A New Approach to Law Firm Compensation
Hiring, Staffing, and Growing a Law Firm
8 min read
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Client origination credit, matter origination credit, hours billed, non-billable firm activity, non-billable administrative responsibilities… The list goes on and on. It’s clear the traditional law firm compensation models aren’t working. Firms must adopt compensation models that reward everyone who is working to advance its core values and improve the client experience while managing profitable growth.
Traditional law firm compensation models often result in drama. Instead of building a culture of collaboration, they create competition.
Health and life outside the firm go out the window as attorneys struggle to reach the required level for monetary reward. Attorneys must focus on winning clients instead of serving them, resulting in lackluster client experience and overloaded staff. Nevertheless, this is only scratching the surface.
Traditional law firm compensation models don’t incentivize your team to do their best work.
A more modern compensation model rewards your entire team for staying consistent with your firm’s values and discouraging what detracts from them.
By adopting modern law firm compensation models, you can reward your lawyers, partners, and staff for the high-quality, valuable work they do each day, versus the number of billable hours they can bring in. It starts with a written compensation philosophy that establishes the how and why behind your compensation. The philosophy creates transparency. It sets expectations. Team members appreciate it.
It also forces the business owner to understand their compensation package. Too many firm owners piece together comp based on what they’ve seen at other firms with little thought about why they are paying this way and what behavior they are incentivizing.
Your first step is to pay everyone in your firm a fair market salary. Popular author and Ted Talk Speaker, Dan Pink argues that companies should strive to pay team members sufficiency so that they aren’t worried or struggling. “The best use of money is to take the issue of money off the table . . . Effective organizations compensate people in amounts and in ways that allow individuals to mostly forget about compensation and instead focus on the work itself.” Drive, pg 170.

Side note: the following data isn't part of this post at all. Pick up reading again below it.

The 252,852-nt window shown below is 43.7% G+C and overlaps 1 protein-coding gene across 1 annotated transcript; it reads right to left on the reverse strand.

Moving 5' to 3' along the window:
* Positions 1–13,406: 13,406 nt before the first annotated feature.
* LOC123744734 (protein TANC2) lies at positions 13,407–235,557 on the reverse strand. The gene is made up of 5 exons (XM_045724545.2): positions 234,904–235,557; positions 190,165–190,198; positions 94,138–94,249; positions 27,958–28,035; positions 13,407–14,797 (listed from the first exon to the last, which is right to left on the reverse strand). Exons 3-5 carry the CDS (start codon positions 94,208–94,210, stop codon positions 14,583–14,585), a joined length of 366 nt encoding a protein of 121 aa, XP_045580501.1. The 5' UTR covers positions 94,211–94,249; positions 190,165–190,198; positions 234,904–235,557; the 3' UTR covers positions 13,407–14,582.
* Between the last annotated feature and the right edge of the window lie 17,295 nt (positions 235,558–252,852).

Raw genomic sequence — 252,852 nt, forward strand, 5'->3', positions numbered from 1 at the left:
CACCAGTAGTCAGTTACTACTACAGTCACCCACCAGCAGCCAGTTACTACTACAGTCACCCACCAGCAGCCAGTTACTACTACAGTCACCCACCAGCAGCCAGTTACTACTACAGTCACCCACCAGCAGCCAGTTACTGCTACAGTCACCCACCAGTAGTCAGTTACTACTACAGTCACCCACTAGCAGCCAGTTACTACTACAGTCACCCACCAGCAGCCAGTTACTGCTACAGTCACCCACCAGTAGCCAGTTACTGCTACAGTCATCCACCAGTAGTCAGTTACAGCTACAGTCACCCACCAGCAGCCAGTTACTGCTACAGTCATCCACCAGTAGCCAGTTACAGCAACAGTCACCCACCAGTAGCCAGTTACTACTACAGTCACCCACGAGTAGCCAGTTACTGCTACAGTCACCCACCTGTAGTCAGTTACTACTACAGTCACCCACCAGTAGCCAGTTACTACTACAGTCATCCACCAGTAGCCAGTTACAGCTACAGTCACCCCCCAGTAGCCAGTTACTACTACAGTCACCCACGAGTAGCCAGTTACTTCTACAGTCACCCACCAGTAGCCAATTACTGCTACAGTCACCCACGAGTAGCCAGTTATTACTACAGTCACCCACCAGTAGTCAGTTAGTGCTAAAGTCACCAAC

To understand fair market salary rates in your industry and location, you’ll want to research using sources such as the Bureau of Labor Statistics to find salary statistics for those positions. From your research, you’ll gather a fair market range you can use for each position. From there, you might decide if you want to be at the top of the market or more in the mid-range.
First, you must determine specific goals and objectives that align with your law firm’s values. For example, if one of your values is client service, you might create a goal that includes a specific client satisfaction rating. Or, if you value community service, a certain number of hours of pro bono work may be a goal. As your entire firm contributes to meeting these goals, each member of the firm receives a bonus when the goal is met.
At Lawyerist, we believe that every member of the team contributes to our company’s profitability. That’s why we set aside 10% of our profits into a pool and divide it by the number of people on the team. For more details on how this might work, listen to the Lawyerist Podcast, Episode #360, Leading You Team with Empathy, with Sherry Deutschmann.
Under the Model Rules of Professional Conduct Rule 5.4 (a), the American Bar Association clearly states that legal fees should not be shared with non-lawyers. The rationale for this rule is to make sure that non-lawyers don’t have undue influence in having a stake in the outcome of a particular case. The theory is that it would be unethical for a paralegal to want to settle a case to earn their portion of a fee, but that a lawyer, as a “professional,” will always and only act in their client’s best interests. This rule is fairly absurd, but for now, we all must live with it.
However, following modern law firm compensation models often encourages finding ways to incentivize employees who aren’t licensed attorneys in the same way you do the attorneys. We firmly believe this is not unethical, as what you’re sharing isn’t legal fees but ?profits or operating expenses. This is best understood by tying profit sharing or bonus systems to your firm’s key performance indicators (KPIs).
For non-attorney employees, you can choose to offer a base salary and a set bonus every quarter for meeting key performance indicators (KPIs). Using this method, not only do your attorneys receive their reward when meeting quarterly goals, but so does everyone else.
Note: Although we believe this arrangement is a splendid choice and not tied to fees, we recommend reaching out to your local ethics authority and researching the rules in your jurisdiction to determine how to best proceed.
Next, we’ll cover how to create law firm culture that supports mental health (Yes!).